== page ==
Steamboat Springs The 2000 Routt County fair is on its way and local residents will have plenty of opportunities to participate.
The fair officially runs from Aug. 19-26 but the buildup begins Aug. 5 with 4-H exhibit and a fashion revue at Hayden High School.
For 4-H and Future Farmers of America club members, the fair is their time to cash in on all the hard work they've put in on projects whether it was raising livestock or creating arts and crafts.
"It's the biggest event of the year," 4-H extension agent Jay Whaley said.
Last year, 110 head of livestock were sold for $135,000. The average price for steers was $2,700; lambs went for an average of $890; and pigs rang up $1,180, on average, Whaley said.
Many of the 4-H and FFA members have been raising animals since last November in hopes of having a winning showing at the fair and bringing in a good price when it comes time to sell.
Numerous prizes are given, including best of show, best herdsman, best showmanship and best overall.
Other 4-H categories include poultry, horticulture, cloth making and photography, just to name a few.
The biggest day for the young ranchers will be Aug. 26. At 4 p.m. the pre-sale barbecue starts. It's a key fund-raiser for 4-H. After the chow, at 6 p.m., the junior livestock sale begins. It's at that event that participants find out how much money they will get for their livestock.
"This is going to be the best fair ever," Whaley said.
Because membership in both 4-H and FFA are up this year, he's expecting to have one of the best turnouts in recent memory.
The deadline for signing up for 4-H events is Aug. 4.
Of course, the fair isn't restricted to events for young people; adults can show off their hard work, too.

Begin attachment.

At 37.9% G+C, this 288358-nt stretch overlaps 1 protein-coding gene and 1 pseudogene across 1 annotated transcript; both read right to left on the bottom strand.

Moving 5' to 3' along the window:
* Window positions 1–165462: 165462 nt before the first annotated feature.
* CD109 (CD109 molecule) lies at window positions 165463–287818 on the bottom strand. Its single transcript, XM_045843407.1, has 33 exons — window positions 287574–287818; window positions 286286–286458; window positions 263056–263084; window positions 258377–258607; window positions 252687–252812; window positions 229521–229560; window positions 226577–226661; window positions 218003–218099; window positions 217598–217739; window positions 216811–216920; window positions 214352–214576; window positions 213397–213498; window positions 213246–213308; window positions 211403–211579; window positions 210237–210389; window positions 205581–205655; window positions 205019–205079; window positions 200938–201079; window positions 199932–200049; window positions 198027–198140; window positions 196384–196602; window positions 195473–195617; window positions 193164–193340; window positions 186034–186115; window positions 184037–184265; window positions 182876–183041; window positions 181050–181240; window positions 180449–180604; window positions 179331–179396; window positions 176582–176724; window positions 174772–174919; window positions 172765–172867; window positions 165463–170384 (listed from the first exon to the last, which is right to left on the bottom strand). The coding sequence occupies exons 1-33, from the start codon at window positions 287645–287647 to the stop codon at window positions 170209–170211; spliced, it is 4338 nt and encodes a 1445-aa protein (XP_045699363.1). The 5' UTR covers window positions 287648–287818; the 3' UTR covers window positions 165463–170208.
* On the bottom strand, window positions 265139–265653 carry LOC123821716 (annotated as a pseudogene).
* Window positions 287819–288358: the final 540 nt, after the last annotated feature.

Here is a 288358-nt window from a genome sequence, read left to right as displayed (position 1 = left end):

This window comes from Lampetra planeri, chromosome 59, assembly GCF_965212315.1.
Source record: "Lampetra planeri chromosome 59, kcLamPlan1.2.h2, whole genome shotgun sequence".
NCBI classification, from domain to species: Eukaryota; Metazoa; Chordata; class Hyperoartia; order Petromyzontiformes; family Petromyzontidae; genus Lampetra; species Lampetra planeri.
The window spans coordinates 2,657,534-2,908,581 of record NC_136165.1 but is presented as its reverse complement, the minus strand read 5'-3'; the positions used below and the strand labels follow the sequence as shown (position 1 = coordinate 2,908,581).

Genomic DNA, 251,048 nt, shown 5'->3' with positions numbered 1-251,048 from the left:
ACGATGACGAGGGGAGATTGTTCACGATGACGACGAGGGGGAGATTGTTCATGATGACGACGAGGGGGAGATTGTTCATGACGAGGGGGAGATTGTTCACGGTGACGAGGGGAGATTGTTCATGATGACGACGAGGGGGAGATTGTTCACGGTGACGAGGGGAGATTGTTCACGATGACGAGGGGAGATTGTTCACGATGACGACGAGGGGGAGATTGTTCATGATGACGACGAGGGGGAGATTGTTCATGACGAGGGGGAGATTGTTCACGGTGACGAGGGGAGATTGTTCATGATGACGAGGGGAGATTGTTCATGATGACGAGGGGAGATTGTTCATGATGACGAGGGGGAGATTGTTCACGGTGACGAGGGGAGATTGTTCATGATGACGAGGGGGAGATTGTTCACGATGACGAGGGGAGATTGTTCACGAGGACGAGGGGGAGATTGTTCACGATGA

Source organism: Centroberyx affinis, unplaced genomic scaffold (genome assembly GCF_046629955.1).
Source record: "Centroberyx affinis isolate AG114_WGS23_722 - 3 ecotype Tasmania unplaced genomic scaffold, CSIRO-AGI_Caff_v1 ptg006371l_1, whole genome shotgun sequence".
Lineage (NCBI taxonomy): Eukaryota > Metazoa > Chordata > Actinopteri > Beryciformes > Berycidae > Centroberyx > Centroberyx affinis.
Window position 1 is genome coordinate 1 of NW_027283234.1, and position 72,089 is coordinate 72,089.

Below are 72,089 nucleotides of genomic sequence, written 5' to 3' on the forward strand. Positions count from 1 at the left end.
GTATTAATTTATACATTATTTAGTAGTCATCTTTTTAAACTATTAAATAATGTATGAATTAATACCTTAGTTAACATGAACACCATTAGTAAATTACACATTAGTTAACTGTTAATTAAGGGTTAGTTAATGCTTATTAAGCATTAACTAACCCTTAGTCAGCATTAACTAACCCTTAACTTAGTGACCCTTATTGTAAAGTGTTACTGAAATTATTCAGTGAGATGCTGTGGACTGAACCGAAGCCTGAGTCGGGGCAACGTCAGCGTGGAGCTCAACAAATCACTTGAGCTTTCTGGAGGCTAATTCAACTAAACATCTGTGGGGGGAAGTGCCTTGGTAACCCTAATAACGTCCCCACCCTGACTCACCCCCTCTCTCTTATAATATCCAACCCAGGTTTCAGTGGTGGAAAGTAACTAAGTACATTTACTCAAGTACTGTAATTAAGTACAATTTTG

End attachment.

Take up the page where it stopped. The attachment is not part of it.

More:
The open-beef competition, in which anyone can have their cattle judged, begins at 11 a.m. Aug. 26. The deadline to enter the competition is 10 o'clock the morning of the event.
A wide variety of arts, crafts and foods will be on display and will be judged during the fair.
"That's a Routt County tradition," Deb Alpe said. "It's a pretty amazing display of all the talents in the county." Alpe is helping organize that part of the fair.
At 8 a.m. Aug. 26, the exhibit hall at the fairgrounds will be packed with canned goods, vegetables and crops, fleece, clothing, photographs, cut flowers, needlework, leatherwork, home-brewed beer and just about every other example of home hobbies, Alpe said.
"We're encouraging entries from people who have never entered before," she said.
The fair book shows the different types of categories in which people can enter. But don't let that list limit you.
"If folks don't see it in the fair book, we'll work it out," Alpe said.
Each display will be judged and the public is welcome to observe the judging process.
For people whose talent is apparent on top of a horse, there's an open event for them, too.
At 7 p.m. Aug. 25 the Ranch Rodeo begins. It's a fair tradition in which teams of amateur riders can test their skills in a relay race, a barrel race, team sorting and the cowboy luge. In the luge, a cowboy on a sled is pulled behind a galloping horse.
"That's a lot of fun," Jean Marrow said.
Marrow works at the extension office and is one of the main organizers of the fair.
The entry fee is $100 and sign-up opens at 5 p.m. the day of the event. Ten teams of five people will be allowed to compete. If more than 10 teams sign up, there will be a drawing to determine who will compete. Winners get their entry money back plus prizes.
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